GoC

4TU.CybSec Syllabus Governance of Cybersecurity (GoC)
4TU Delft
4TU Eindhoven
4TU Twente
4TU Wageningen

Credits: 5 EC

Motivation: The complexity of networked technologies and associated security and privacy threats requires interventions at the level of nation states and above to coordinate actions and prevent undesirable outcomes. For example, what actions are acceptable in military cyber operations? How to combat disinformation? Should encryption technology be regulated?

Synopsis: In this course, we study how cyber security policies and interventions materialise, how they are guided by (ethical) values and norms, and how they are influenced by stakeholder positions. We look in particular at how to analyse cyber security and privacy controversies, and possible solutions for the issues underlying those. The course builds on interdisciplinary perspectives based on governance studies, ethics, and communication science. Possible topics include: critical infrastructures, encryption, cyberwarfare, fake news / disinformation, e-voting, vulnerability disclosure.

Learning outcomes: After taking this course, the student is able to:

  • Analyse the roles of stakeholders in cybersecurity governance processes, and the values/norms they support;
  • Analyse how such values and norms are reflected in institutional arrangements, law, and technological infrastructures, and what this means for power and responsibility;
  • Analyse the origins of controversies related to the governance of cybersecurity, including the role of communication, explanation and framing;
  • Identify the governance problems that lead to controversies or institutional voids and propose solutions. 

Lecturers: Dr Wolter Pieters (TUD)

Education method: The first part of the course consists of presentation and discussion of theory (around 8 sessions of 2 hours). Literature (typically 2 texts per lecture, mostly scientific articles) will be made available via TUD's Brightspace. Students will be assigned specific tasks in the discussions. This is followed by a mid-term digital exam.

In the second part, students will do a research assignment on a relevant governance question in groups, resulting in a scientific paper. The project has to include both conceptual and empirical components. The topic is determined in consultation with the lecturers. Students will receive feedback on intermediate results. A statement on responsibilities and group cooperation has to be supplied with the final paper.

Examination: Mid-term digital exam (50%) and a group assignment (50%). Both parts need to be at least 5.0.

Core text: Mostly scientific articles

Credits: 5 EC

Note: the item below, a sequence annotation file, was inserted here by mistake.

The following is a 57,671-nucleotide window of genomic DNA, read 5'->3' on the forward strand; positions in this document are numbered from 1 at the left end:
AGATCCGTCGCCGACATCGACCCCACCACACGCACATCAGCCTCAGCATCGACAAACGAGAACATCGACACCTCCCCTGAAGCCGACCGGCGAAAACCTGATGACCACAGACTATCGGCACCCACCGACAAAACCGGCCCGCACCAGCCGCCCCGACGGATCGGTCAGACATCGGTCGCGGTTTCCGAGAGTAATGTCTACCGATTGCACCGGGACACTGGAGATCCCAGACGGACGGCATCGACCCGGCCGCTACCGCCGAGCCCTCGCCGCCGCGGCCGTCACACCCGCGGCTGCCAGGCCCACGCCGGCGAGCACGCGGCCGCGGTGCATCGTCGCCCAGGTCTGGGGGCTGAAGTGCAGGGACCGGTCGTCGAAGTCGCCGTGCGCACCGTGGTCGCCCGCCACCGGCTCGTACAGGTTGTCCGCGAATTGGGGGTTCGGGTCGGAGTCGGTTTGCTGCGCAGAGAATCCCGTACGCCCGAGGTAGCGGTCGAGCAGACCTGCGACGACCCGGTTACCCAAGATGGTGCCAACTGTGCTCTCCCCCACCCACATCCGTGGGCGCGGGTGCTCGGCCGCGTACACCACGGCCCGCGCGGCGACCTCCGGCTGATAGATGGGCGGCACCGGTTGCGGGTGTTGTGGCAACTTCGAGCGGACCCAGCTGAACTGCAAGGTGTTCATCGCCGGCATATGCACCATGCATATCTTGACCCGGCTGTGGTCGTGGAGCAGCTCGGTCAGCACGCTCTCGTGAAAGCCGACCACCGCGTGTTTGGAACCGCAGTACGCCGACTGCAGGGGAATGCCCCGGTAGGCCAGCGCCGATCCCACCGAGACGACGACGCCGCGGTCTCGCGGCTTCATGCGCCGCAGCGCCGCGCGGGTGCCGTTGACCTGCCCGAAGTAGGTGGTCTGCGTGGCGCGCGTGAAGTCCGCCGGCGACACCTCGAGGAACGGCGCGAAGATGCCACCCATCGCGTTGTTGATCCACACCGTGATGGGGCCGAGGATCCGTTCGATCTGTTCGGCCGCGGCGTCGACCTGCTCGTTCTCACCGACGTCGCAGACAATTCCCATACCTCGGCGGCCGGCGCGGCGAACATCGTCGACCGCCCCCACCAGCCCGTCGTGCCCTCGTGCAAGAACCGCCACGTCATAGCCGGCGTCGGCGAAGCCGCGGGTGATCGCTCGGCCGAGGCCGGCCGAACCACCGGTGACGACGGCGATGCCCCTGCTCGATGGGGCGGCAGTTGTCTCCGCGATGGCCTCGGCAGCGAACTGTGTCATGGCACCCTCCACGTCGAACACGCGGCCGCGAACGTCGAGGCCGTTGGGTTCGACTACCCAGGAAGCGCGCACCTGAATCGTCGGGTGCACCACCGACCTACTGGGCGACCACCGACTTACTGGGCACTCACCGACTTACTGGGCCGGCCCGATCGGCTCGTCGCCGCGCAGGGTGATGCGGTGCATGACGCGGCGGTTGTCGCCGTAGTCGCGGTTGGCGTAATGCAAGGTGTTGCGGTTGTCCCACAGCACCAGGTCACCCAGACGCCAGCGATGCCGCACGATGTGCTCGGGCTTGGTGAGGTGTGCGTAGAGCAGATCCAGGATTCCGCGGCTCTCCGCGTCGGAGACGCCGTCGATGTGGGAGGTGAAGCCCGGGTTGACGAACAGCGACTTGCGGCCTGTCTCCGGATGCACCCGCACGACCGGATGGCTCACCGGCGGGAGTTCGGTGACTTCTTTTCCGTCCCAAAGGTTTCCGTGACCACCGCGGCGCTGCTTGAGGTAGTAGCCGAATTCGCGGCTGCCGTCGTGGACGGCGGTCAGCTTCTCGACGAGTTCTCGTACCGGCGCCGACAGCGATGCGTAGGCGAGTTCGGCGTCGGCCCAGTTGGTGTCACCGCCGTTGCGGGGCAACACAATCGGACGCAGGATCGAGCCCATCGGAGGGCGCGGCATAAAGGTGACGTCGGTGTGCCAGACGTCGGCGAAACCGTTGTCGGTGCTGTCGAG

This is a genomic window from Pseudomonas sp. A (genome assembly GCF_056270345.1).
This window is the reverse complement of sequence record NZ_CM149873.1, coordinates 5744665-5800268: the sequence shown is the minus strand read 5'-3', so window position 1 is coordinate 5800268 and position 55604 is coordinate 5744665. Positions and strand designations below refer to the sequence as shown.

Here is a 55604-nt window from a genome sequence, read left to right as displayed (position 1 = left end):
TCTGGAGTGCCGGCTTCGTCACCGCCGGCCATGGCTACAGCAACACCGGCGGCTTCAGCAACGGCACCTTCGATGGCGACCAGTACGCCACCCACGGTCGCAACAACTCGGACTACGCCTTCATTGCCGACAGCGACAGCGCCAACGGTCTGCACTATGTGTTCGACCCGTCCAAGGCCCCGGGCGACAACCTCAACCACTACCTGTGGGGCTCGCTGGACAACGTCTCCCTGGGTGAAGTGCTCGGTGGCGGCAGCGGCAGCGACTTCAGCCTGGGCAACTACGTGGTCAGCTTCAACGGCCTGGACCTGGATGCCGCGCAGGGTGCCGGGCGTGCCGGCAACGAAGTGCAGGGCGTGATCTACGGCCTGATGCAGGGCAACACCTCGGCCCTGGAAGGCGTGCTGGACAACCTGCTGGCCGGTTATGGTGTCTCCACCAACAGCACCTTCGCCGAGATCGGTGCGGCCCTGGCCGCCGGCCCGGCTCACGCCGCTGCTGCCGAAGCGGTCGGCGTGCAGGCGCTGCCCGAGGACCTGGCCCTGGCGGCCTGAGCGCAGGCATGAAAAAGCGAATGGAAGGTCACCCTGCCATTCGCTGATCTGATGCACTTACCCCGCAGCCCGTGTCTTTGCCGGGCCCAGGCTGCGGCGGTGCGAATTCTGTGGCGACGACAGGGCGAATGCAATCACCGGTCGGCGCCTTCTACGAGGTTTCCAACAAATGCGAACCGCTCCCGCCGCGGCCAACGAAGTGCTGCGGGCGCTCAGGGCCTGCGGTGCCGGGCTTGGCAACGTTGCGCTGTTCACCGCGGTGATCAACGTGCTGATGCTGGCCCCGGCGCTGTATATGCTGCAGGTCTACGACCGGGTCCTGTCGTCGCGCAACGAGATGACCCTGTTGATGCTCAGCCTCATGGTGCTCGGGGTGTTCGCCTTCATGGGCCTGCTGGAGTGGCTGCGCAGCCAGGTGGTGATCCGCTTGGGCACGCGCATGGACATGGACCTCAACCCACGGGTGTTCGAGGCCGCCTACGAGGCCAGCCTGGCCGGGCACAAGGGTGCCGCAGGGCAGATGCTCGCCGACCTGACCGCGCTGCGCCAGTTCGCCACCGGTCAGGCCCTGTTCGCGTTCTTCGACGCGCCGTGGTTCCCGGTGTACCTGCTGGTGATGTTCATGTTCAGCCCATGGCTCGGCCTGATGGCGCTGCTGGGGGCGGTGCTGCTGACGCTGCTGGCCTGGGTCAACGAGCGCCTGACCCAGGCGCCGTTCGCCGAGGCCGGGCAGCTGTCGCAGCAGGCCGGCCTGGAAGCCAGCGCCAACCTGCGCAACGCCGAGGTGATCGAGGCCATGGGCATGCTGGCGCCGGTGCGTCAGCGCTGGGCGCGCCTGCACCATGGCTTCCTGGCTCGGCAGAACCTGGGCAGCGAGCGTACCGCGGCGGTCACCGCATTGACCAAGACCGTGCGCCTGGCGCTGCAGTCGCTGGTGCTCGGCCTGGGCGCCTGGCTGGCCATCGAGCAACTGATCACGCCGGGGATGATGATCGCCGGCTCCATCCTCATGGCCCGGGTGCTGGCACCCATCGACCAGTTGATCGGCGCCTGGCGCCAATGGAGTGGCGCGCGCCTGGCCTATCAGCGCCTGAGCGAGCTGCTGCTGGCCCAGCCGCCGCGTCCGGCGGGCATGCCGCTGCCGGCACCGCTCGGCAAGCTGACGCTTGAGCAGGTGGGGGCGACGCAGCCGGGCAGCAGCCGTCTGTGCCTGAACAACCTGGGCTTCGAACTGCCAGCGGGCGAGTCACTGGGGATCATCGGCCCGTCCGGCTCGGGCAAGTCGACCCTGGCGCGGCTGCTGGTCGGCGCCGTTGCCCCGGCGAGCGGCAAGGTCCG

Motivation: The complexity of networked technologies and associated security and privacy threats requires interventions at the level of nation states and above to coordinate actions and prevent undesirable outcomes. For example, what actions are acceptable in military cyber operations? How to combat disinformation? Should encryption technology be regulated?

Synopsis: In this course, we study how cyber security policies and interventions materialise, how they are guided by (ethical) values and norms, and how they are influenced by stakeholder positions. We look in particular at how to analyse cyber security and privacy controversies, and possible solutions for the issues underlying those. The course builds on interdisciplinary perspectives based on governance studies, ethics, and communication science. Possible topics include: critical infrastructures, encryption, cyberwarfare, fake news / disinformation, e-voting, vulnerability disclosure.

Learning outcomes: After taking this course, the student is able to:

  • Analyse the roles of stakeholders in cybersecurity governance processes, and the values/norms they support;
  • Analyse how such values and norms are reflected in institutional arrangements, law, and technological infrastructures, and what this means for power and responsibility;
  • Analyse the origins of controversies related to the governance of cybersecurity, including the role of communication, explanation and framing;
  • Identify the governance problems that lead to controversies or institutional voids and propose solutions. 

Lecturers: Dr Wolter Pieters (TUD)

Education method: The first part of the course consists of presentation and discussion of theory (around 8 sessions of 2 hours). Literature (typically 2 texts per lecture, mostly scientific articles) will be made available via TUD's Brightspace. Students will be assigned specific tasks in the discussions. This is followed by a mid-term digital exam.

In the second part, students will do a research assignment on a relevant governance question in groups, resulting in a scientific paper. The project has to include both conceptual and empirical components. The topic is determined in consultation with the lecturers. Students will receive feedback on intermediate results. A statement on responsibilities and group cooperation has to be supplied with the final paper.

Examination: Mid-term digital exam (50%) and a group assignment (50%). Both parts need to be at least 5.0.